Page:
It can be daunting when someone you know isn't quite right or is struggling with their mental health.
They may be experiencing mania, paranoia, anxiety, depression or any other symptom of mental illness. It's a distressing time for all involved.
A big question we're often asked by friends, family and supporters is, 'How can I help?'
The SANE Guide for Family, Friends and Carers is a good starting point. For extra insight we asked 13 SANE Peer Ambassadors to tell us what they need from their supporters when going through a tough time.
Being there is enough
Although I don't like to ask for help, knowing that I have someone to take my mind off things helps. The best thing about having friends and family who understand is that they don't question what I'm going through.
Raise your concerns
After many years, my family and friends are now comfortable raising their concerns. I invited them to tell me when they notice things are out of the ordinary. This means that I don't get defensive or argumentative if they approach me.
My husband and I now have an understanding, which makes the world of difference when I'm depressed. Whilst my behaviour may seem to be pushing him away, he now knows otherwise. If I retreat to my bed, he holds me. No talking. I don't have the cognitive ability to converse, but I desperately need to know that I am loved, needed, safe, secure and not a burden.
Don't try to fix the problem
Listen. Offer sympathy. You don't have to understand (although it helps) and you don't have to fix the problem, that's what my meds and my therapy are for.
All I need from you is to know that you've heard me.
Don't be a fair-weather friend
The best thing someone can do is be available, patient, empathise and listen. Don't stay away during difficult times, be there in whatever capacity is possible. That's the best advice I can offer loved ones watching someone struggle with mental illness.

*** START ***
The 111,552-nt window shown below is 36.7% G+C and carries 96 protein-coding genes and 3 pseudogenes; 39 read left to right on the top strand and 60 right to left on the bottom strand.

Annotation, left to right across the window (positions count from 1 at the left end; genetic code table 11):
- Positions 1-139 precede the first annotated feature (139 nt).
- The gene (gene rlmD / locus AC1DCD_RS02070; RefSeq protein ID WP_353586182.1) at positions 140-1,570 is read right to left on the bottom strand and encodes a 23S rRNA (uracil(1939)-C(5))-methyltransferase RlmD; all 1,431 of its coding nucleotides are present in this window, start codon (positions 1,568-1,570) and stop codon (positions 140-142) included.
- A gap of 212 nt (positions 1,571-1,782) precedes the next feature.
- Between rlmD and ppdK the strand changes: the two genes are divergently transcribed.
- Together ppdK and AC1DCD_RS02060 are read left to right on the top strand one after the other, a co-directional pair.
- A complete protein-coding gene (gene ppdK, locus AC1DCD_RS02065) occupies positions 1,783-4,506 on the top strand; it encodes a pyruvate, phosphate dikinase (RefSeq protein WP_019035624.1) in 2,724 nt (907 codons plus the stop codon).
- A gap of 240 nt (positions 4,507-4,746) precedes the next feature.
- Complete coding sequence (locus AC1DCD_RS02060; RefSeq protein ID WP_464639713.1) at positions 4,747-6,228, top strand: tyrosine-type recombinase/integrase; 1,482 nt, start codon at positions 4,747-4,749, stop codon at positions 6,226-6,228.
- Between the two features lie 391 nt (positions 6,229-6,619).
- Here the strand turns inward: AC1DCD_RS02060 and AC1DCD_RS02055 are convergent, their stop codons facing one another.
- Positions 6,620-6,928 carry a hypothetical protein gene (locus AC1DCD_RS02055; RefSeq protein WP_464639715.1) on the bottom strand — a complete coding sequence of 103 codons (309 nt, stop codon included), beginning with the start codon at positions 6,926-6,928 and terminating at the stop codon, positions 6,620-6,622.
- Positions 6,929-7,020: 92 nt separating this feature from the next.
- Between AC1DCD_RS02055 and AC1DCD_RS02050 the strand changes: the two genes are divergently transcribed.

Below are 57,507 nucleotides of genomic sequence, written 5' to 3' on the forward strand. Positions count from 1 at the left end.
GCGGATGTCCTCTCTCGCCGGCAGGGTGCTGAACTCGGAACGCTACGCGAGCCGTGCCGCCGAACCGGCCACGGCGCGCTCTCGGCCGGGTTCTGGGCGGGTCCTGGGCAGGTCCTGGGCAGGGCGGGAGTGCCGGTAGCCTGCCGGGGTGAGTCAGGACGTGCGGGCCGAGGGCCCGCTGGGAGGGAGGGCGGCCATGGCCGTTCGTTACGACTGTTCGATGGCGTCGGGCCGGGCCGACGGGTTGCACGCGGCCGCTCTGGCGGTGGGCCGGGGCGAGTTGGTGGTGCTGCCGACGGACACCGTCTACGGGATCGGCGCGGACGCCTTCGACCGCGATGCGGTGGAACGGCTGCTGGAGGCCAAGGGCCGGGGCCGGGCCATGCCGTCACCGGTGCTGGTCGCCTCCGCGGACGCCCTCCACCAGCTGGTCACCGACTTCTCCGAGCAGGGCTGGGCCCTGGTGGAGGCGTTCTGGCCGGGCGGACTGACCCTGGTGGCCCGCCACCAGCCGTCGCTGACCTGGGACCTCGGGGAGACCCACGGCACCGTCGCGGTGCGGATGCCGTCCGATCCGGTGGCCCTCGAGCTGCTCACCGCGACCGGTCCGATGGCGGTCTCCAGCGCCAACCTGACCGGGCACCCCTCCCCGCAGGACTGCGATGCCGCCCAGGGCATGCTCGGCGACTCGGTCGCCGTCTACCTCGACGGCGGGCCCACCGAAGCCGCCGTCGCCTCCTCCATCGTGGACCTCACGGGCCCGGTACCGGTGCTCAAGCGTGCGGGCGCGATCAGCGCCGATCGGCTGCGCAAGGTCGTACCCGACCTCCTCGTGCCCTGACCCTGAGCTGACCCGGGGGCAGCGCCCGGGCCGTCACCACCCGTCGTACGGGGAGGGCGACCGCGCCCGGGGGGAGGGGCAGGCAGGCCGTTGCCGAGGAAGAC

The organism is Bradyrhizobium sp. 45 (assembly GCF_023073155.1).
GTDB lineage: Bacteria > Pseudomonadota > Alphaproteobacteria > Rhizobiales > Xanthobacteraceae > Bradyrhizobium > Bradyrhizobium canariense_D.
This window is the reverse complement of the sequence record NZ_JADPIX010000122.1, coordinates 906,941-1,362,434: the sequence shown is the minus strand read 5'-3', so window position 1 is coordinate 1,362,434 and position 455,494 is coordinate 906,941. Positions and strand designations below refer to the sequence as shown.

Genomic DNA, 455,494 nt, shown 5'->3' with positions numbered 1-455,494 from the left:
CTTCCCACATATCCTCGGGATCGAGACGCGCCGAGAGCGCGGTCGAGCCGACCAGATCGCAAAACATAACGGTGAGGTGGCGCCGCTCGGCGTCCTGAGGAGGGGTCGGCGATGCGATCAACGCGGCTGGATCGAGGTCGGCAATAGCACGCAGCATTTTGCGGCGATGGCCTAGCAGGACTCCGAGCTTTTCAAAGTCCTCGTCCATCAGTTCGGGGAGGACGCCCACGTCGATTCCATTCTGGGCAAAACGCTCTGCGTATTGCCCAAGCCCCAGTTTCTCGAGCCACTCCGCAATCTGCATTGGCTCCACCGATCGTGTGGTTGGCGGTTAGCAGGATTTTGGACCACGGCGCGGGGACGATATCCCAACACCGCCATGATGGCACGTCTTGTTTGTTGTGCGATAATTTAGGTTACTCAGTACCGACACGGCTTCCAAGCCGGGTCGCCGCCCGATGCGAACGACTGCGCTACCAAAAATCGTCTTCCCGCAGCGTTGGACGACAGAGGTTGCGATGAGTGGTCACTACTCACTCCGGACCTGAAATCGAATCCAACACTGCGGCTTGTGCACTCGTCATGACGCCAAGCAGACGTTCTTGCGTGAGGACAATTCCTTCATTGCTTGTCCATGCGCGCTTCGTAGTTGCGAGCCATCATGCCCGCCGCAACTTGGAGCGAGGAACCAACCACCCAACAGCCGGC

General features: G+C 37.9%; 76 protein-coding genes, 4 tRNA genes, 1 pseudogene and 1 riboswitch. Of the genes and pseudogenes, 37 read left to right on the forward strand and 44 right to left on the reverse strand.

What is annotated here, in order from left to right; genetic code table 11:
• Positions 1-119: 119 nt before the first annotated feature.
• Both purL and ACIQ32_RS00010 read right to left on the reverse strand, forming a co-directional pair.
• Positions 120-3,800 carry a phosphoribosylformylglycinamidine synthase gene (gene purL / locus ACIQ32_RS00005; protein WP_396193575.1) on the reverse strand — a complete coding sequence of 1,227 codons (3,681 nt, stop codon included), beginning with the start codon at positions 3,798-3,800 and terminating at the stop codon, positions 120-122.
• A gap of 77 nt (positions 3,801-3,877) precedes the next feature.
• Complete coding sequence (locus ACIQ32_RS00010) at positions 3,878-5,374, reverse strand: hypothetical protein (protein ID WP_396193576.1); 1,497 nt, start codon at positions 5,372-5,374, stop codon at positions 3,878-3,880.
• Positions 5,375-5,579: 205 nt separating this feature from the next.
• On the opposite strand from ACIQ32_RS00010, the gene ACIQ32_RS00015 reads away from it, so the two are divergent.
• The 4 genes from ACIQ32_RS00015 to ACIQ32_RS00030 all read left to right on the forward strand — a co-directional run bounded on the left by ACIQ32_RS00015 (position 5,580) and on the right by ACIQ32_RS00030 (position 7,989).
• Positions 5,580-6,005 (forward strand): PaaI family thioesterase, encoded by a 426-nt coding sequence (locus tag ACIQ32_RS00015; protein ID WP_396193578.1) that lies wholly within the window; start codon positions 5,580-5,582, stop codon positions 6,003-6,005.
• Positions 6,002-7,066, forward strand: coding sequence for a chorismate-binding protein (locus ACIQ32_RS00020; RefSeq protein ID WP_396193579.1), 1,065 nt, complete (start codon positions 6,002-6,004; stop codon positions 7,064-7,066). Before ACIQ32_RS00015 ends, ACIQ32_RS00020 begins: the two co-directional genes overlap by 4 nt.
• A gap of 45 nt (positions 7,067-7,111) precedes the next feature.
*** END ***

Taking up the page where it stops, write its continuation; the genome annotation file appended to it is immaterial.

Give me space if I need it
Ideally, please leave me be and let me rest. It's best if I just do the self-care activities that I need to, without judgment or too much explanation.
My friends and family accept me as I am. It is not me, it is my disease that is causing my struggles.
Help me with my daily tasks
Help me look after my animals. Take me to places that I need to visit, or just take me out for a change of scenery.
Make a meal for me. Spend more time with me. Check on me. Tell other people in my network so that the support team increases.
If I'm having a rough day, just turn up and keep me company rather than waiting for me to say something.Stefani
Be a good listener
At times give me space. Check in with me if I am okay. Offer hope and encouragement that I can get back on top of things. Encourage me to seek professional help early. Be there for me and a good listener.
Don't offer meaningless advice. Provide support. Emotional, intellectual and circumstantial support. I went through a period where I was agoraphobic and it was helpful to have somebody with me who knew that and provided support when I did try to go out.
Keep in touch
One of the hardest things is feeling ashamed. The feeling that no one understands and if they did then they wouldn't want to be anywhere near you... because who would want to be?!
Messages that say something nice are invaluable. Losing friends and loved ones adds insult to serious injury. Having a person – friend, parent, partner, sibling – to confide in is a blessing.
Follow the plan
Listen to what I need and remember what I asked of you before I became unwell.
I'm very upfront and have conversations with my supports about what to do and not do if I'm unwell. And I do this well before it happens.
I have wellness plans and I also ask my close supports to access free training for themselves about my illness and their appropriate response to it.
Try seeing it through my eyes
During the times when I struggled the most, I felt abandoned. As soon as my friends and family discovered the extent of my illness, they disappeared because they didn't know what to do.
I would have loved for them to visit and sit with me until my anxiety settled. Or they could have helped around the house, because the daily chores were so overwhelming. Any little help would have made a massive difference to my recovery.
I would have really appreciated someone doing some research of their own so they could have some insight into what I was going through.
Give me a hug
My children let me know when I'm grumpy, or I may be coming across acerbic or defensive. I also get loads of hugs and understanding from the kids. They know the difference between when I am feeling unwell and when I am my 'usual' self.
Say it will be okay
Reassure me that I am going to get through this. Remind me that this is just part of the ride and everything will be ok. Also, just being around me when I am low helps too.
If you, or someone you know is through a tough time, or if you just need information about mental illness contact the SANE Help Centre on 1800 18 7263.